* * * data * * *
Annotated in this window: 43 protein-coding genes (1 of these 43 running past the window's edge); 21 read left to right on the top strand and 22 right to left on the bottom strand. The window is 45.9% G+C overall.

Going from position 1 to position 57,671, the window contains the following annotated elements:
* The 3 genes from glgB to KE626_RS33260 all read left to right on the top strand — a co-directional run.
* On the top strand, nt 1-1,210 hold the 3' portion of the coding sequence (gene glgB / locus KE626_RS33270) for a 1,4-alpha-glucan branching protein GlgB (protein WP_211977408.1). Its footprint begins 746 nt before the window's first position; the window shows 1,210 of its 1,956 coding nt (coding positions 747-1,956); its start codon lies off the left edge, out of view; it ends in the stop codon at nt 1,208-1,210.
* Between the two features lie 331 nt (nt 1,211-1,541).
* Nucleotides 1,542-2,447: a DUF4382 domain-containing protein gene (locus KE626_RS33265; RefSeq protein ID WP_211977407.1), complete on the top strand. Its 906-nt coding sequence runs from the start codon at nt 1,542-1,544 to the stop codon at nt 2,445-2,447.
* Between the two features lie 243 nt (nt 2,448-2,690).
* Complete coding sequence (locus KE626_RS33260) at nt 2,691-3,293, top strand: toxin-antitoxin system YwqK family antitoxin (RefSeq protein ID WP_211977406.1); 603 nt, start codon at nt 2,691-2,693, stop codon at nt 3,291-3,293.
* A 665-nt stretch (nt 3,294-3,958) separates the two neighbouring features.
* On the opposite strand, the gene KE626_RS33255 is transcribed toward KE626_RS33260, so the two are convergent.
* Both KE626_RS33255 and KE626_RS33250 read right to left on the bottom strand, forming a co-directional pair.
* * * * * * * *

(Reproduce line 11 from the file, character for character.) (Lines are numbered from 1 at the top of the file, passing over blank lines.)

* Both KE626_RS33255 and KE626_RS33250 read right to left on the bottom strand, forming a co-directional pair.